I’m looking forward to getting to his state of optimism at some point. Right now, I’m continuing to wallow in despair at the scale of the challenge that humanity faces. I can’t see a way out other than a process of deep adaptation that might further exacerbate existing divisions in our already-fragmented societies. I hope I’m wrong.


This weekend is Easter, so I’ve got four days off in a row to scoff chocolate and feel slightly guilty about not doing more DIY. I’m planning to also take next Friday off, meaning that next Friday will be another three-day week, before diving into new work the following week.


Photo of Rothley Castle, Northumberland, which we visited on Saturday afternoon. Dithered using this service.

Weeknote 08/2021

Dawn at Cresswell, northumberland

I am now, it would appear, the kind of person who lies in bed on a Saturday morning, laptop resting against raised knees, while the rest of the family get ready.

The announcement this week that the UK is slowly coming out of lockdown is welcome news, although I’m a bit apprehensive about the gap between the kids going back to school the week after next, and the time when my wife and I get vaccincated. The good news is that both my parents and sister have had their first dose.


This has been a busy week. At the moment, I only track the paid hours of work I do; this week there were 29.25 of those. Overall, I’d estimate that about 25% of my time is unremunerated (catch-up calls with contacts, sorting out my home office, etc.) so this was probably a 40-hour week.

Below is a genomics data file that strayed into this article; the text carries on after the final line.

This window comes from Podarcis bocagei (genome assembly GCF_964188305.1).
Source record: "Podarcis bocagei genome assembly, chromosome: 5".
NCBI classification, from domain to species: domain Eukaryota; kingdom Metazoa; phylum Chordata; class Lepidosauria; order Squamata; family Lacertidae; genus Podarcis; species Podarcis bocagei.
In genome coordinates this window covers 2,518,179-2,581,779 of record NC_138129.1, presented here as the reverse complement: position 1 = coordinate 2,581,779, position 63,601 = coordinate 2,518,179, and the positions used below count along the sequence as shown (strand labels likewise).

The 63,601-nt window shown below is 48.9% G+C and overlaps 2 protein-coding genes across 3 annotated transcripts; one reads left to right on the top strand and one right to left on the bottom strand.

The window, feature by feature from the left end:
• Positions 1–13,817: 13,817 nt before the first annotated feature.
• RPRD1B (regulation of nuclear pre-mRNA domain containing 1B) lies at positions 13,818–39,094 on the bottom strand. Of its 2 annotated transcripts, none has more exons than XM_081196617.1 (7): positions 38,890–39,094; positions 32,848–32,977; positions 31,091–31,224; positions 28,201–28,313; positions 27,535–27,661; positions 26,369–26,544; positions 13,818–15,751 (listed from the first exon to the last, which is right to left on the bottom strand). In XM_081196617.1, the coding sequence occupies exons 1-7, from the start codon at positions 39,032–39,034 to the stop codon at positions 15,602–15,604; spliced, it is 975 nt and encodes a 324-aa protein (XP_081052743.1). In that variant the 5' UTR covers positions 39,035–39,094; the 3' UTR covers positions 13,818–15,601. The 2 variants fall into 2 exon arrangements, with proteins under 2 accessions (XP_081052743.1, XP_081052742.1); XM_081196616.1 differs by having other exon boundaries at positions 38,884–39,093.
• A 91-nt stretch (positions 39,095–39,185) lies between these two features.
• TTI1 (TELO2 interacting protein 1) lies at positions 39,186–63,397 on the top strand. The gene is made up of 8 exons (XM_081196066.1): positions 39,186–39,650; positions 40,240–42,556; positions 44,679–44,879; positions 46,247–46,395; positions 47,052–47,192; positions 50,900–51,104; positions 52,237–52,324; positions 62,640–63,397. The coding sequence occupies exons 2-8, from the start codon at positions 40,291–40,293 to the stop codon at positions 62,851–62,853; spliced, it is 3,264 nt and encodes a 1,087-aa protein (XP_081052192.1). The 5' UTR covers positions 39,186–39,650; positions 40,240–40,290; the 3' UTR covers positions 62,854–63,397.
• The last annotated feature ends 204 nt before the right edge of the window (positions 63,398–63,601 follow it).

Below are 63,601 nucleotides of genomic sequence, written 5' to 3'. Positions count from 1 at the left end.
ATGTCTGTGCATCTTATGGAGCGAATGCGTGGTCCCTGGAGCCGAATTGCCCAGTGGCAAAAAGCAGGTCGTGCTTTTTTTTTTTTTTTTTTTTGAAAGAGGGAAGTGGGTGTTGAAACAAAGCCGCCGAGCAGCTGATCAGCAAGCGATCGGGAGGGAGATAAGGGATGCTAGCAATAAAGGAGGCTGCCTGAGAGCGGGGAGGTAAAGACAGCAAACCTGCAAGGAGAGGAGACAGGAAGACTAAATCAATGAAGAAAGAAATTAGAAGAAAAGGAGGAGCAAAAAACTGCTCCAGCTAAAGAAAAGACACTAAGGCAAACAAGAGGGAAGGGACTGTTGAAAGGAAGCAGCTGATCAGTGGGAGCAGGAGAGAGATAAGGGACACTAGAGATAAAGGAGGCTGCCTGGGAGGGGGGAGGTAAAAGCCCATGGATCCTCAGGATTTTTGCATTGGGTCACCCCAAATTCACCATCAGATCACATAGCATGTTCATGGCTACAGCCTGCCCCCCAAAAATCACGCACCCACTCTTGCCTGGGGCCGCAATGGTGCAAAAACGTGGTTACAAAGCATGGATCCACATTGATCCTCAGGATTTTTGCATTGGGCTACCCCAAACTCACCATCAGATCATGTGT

That sounds pretty standard, until you factor in a pandemic, all of my work being on-screen, and the fact that I am pretty much incapable of working at anything less than 90% effort. I’ve also given up refined sugar for Lent, which has had a surprising impact on my energy levels.

I’m not complaining, as given the number of people out of work and/or struggling at the moment, it’s good to be able to provide for my family. But I would dearly love to get away somewhere other than the four walls of my home office. Despite being painted what I usually describe as ‘mental health green’ they feel like they’re closing in on me.


My work this week has been across the two Catalyst-funded projects in which I’m involved, some business development, and an ‘expert’ interview with a company wanting some input on an initiative they’ve got around digital. I had to sign an NDA around the latter.